Dear all,

A busy week awaits, it’s off to Purbeck with UFQ tonight then Folkeast with the trio and then off to Whitby both solo and with the legend Alistair Anderson. It should be fun! To bring you up to speed…

The Vaults gig was bloody fantastic. It was epic, emotional, lively, lovely and rocking all at once. It was a very fitting way to end the Oli era and there were more than a few tears at the end. Thanks to Oli for giving the pub such a wonderful six years and thanks to all those fantastic people who make the pub what it is. Time will tell what the future holds, but it’s been an amazing fifteen years.

Then it was off to Norway and a wonderful gig at Meland Jazzkafe in Frekhaug just outside Bergen. That was also a wonderful gig to a packed house and a sterling opening set from Gillian Gjelsvik and co. I am a big fan of Norway – it’s a beautiful country and it seems to me they prioritise a lot of the right things: the environment, education being good and appropriate (i.e. starting school later) and generally being nice to each other! They all seem to be considerably happier, healthier and richer than most of us! It is of course fiendishly expensive for a visitor but it was worth it!

Then I got back and straight off to Broadstairs Folk Week, one of the best festivals in the business and as ever it was bloody brilliant. It was great to get back out with the trio again and we had one of our finest gigs on the main stage. Ciaran and Nic are such exceptional musicians and great people and it really is wonderful to share the stage with them.

The last couple of weeks have seen the loss of two of the most amazing musicians albeit in very different fields. Irish music was my first love really and Tommy Peoples was the most exceptional fiddle player from the genre that I can think of and was a huge influence on me and my tune playing. He was one of those rare musicians who at times, unlike me, was not seemingly very animated but the music that he produced was so magical it was all part of his hypnotic appeal. His playing was unique and individual yet steeped in such strong tradition. A true giant of the field and much missed.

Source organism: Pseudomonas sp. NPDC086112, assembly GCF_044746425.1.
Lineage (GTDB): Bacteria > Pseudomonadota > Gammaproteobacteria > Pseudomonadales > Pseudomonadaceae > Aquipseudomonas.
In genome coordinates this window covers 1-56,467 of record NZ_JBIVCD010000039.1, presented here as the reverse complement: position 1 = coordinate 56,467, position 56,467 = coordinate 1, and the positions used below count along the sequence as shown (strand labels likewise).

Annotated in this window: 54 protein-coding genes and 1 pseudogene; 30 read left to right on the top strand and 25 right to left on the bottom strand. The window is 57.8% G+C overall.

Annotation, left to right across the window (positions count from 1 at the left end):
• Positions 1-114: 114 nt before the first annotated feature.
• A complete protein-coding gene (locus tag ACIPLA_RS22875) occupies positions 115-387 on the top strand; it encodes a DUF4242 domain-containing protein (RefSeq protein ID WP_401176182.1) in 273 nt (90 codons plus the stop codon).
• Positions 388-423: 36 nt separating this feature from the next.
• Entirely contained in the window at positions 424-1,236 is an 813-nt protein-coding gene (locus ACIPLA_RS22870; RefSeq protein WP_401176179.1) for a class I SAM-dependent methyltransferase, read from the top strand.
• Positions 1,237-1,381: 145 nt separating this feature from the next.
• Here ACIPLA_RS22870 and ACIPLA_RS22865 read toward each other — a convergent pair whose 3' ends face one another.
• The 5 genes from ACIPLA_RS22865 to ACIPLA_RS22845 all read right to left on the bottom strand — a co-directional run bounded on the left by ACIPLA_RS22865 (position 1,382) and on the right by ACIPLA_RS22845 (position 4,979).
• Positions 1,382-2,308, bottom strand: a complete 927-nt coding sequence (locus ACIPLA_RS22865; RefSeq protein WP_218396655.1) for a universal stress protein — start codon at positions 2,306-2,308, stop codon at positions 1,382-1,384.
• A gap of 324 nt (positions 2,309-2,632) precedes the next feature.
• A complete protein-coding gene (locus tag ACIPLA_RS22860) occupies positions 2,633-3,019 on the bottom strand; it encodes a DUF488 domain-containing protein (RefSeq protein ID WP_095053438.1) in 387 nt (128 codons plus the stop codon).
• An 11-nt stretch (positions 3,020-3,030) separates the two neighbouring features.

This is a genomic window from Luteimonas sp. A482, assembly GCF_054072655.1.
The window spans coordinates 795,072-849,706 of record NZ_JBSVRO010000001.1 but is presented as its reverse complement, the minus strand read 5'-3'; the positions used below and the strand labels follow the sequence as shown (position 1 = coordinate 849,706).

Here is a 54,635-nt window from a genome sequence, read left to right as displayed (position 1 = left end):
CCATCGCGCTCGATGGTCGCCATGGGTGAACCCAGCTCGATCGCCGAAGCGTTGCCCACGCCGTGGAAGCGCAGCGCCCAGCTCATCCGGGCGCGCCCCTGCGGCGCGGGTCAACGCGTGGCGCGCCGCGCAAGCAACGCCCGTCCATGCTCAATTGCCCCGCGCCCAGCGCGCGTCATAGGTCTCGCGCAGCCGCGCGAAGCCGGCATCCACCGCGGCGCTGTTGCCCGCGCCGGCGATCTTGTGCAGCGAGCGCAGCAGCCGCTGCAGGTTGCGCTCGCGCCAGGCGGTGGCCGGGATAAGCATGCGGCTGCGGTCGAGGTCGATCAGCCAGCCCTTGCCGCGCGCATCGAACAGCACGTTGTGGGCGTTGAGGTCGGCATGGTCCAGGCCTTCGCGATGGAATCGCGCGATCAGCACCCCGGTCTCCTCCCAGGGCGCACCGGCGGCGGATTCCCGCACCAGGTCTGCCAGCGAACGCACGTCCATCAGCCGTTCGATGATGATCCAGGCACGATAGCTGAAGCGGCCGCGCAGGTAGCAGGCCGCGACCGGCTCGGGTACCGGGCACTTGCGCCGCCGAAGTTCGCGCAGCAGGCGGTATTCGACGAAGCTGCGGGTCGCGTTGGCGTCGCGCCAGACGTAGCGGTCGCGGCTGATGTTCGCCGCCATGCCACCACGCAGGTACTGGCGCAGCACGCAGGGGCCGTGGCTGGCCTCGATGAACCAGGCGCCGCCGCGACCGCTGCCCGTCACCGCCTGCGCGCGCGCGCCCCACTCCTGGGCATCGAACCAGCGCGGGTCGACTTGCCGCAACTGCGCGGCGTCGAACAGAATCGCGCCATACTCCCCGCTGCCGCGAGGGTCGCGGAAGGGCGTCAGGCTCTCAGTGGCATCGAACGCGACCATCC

Then of course yesterday saw the passing of Aretha Franklin. Now spending much of my time with musicians, there are plenty of music videos that do the rounds and often there is disagreement about them. One person’s ‘you have got to see this’ is another person’s ‘yeah it’s alright I suppose’. But one video seems to unite just about everyone and it’s THAT performance that reduced Barack Obama to tears. Franklin had a truly unbelievable voice that pulled at you and made you take note of every single word she sang. And of course what she sang about often really mattered – the classic Respect being a prime example. In the pantheon of great singers she is right up there and when it comes to soul she really is untouchable.

For a bit of light hearted fun then, I always enjoy ‘lost in translation moments’. I’ve also always enjoyed bits of English mixed in among foreign language being spoken I don’t know why. I recall an interview with Roy Hodgson the football manager to a Norwegian company and he was speaking Norwegian when all of a sudden the words ‘christmas cake’ popped in! I also remember a German oral exam. I remember listening to all this German trying to pinpoint the odd word I actually knew when all of a sudden the words ‘London Philarmonic Orchestra mit Last Night of the Proms’ popped up. I almost got thrown out of my exam for laughing! But it’s hard to top this Norwegian restaurant’s English-language menu: